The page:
So it was that we ended up in the waiting room much to the chagrin of the office staff. A physician’s assistant was ordered into the room to take a look at the man’s swollen forearm. He took one look, his face going white and he immediately dismissed himself. The doctor came rushing in, took one look and demanded the physician’s assistant release one of the stitches to assist the swelling/pressure in his arm. The physician’s assistant complied and as soon as he released one of the stitches it was like the rocky horror picture show in that treatment room. Blood was spurting out everywhere. The physician’s assistant jumped on the patient’s arm to stop the bleeding. Another doctor, an arterial specialist, ran into the room and ordered that the physician’s assistant take him down to the operating room stat. He went to scrub up.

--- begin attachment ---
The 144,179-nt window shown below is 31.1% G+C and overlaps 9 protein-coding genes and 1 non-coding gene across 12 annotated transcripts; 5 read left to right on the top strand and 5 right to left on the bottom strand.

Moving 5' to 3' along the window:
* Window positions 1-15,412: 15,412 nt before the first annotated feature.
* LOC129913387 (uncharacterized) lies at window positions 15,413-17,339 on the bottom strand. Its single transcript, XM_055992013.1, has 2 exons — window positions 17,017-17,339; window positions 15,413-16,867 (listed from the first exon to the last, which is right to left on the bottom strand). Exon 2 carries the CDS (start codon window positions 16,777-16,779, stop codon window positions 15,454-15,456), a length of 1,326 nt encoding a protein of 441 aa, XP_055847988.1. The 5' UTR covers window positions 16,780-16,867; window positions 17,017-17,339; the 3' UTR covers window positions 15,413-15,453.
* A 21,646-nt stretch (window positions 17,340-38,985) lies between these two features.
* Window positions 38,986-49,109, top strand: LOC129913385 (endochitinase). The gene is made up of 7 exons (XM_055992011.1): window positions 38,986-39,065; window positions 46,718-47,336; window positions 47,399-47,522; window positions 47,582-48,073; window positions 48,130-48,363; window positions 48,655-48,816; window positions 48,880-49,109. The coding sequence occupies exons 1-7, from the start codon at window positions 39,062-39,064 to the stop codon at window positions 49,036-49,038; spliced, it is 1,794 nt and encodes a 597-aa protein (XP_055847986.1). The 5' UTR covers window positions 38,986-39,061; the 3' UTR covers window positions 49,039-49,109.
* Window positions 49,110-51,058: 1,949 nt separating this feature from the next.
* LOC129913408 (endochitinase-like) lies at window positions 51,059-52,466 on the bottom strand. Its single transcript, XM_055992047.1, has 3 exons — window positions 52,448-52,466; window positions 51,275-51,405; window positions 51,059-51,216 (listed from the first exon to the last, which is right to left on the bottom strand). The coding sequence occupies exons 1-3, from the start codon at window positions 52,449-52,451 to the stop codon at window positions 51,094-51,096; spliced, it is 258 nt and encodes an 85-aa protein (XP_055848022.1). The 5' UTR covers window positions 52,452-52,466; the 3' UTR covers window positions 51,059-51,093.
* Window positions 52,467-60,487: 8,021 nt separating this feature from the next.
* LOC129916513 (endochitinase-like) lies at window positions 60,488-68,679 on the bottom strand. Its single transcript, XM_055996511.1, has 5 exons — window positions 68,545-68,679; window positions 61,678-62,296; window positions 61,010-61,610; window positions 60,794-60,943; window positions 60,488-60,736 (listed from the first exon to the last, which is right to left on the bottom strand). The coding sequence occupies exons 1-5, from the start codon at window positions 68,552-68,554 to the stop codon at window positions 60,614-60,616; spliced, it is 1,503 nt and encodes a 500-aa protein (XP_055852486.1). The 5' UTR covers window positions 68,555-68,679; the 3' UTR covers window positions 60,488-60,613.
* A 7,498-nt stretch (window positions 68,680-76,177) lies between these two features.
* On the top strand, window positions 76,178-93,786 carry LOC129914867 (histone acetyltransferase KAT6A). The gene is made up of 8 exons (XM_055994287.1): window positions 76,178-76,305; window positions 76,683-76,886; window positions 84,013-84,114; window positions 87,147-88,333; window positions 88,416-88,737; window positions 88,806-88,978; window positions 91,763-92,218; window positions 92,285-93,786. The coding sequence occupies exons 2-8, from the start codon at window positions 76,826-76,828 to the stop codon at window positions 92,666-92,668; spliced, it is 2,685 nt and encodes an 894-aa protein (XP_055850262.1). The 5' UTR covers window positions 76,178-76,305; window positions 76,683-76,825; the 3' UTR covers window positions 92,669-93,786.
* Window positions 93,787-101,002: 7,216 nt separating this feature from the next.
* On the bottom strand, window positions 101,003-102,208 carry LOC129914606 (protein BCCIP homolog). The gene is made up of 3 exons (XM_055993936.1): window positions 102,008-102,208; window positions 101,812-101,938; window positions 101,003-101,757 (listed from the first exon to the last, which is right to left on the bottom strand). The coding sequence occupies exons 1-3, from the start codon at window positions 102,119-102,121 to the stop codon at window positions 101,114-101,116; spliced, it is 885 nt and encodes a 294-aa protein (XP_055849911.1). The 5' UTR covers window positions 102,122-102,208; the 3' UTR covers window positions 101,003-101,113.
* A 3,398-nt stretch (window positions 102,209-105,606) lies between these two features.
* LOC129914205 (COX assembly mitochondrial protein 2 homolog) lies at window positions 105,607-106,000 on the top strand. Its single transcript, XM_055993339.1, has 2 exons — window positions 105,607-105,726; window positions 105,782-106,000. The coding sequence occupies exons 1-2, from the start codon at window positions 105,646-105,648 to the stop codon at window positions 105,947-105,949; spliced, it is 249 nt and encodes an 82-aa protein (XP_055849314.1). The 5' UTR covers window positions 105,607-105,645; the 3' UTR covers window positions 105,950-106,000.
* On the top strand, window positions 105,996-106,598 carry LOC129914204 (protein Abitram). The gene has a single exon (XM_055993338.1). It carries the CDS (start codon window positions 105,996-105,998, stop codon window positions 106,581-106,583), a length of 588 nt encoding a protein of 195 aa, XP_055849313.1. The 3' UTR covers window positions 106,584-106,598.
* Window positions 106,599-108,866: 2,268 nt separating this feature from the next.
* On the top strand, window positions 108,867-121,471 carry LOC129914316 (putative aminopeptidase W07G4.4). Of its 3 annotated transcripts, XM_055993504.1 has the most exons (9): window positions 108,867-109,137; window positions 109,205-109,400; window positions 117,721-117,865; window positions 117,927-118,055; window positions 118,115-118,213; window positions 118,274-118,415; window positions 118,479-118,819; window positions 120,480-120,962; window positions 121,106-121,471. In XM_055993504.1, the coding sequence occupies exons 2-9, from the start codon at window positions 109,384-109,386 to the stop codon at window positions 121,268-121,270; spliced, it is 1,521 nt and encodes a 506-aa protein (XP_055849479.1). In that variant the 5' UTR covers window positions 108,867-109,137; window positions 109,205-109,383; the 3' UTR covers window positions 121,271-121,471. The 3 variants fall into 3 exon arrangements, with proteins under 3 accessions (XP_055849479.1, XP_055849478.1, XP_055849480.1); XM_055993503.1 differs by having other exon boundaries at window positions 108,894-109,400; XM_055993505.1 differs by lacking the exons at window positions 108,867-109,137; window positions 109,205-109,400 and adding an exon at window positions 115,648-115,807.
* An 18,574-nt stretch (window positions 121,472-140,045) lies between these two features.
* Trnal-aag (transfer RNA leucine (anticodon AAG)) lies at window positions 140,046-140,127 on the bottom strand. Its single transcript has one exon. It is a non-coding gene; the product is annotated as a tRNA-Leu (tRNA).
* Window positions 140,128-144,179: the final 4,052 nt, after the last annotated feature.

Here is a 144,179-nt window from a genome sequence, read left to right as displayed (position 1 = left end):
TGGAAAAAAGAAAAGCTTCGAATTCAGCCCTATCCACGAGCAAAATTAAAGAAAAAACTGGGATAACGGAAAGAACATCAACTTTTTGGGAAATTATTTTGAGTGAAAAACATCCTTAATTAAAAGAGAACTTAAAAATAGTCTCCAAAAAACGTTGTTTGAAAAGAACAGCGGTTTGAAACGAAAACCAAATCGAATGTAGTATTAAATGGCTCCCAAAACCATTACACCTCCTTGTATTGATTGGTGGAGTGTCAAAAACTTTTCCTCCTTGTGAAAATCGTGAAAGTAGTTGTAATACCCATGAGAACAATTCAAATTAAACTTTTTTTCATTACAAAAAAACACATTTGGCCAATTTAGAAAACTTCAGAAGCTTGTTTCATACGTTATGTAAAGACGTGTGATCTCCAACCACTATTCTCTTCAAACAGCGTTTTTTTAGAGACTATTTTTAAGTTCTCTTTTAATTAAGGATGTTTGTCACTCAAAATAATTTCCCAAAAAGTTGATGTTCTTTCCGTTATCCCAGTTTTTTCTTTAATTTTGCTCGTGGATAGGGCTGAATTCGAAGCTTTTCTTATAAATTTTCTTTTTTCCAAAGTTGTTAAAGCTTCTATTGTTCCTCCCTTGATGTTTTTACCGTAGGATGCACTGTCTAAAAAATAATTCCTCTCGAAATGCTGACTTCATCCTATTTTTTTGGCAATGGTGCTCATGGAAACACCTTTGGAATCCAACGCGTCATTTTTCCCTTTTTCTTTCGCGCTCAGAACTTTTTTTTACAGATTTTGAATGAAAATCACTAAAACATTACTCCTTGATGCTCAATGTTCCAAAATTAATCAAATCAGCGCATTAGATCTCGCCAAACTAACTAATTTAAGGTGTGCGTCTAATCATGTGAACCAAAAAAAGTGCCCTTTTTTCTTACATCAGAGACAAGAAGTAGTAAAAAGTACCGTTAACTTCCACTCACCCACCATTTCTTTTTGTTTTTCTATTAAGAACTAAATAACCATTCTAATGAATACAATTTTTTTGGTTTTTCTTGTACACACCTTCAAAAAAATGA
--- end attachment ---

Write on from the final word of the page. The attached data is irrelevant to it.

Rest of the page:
The patient was rushed off to the operating room and the bleeding was controlled. But, the damage was done. I suspected, as did the patient, that the bleeding had been occurring since the recovery room. Instead of listening to the patient, the doctor dismissed his cries of pain and covered up his pain by ordering the nerve block. Within days, his arm had swollen badly from internal bleeding. He would not recover full use of his hand.
Medical mistakes and errors occur frequently. Secondary infections from hospital stays also occur frequently. Hospitals are not mandated to report medical mistakes and they are not mandated to report medical errors. It is only when the media, the people involved, and the physicians responsible are held accountable by the legal community, does awareness happen. It shouldn’t have to come to that and we should all feel safe when needing medical care.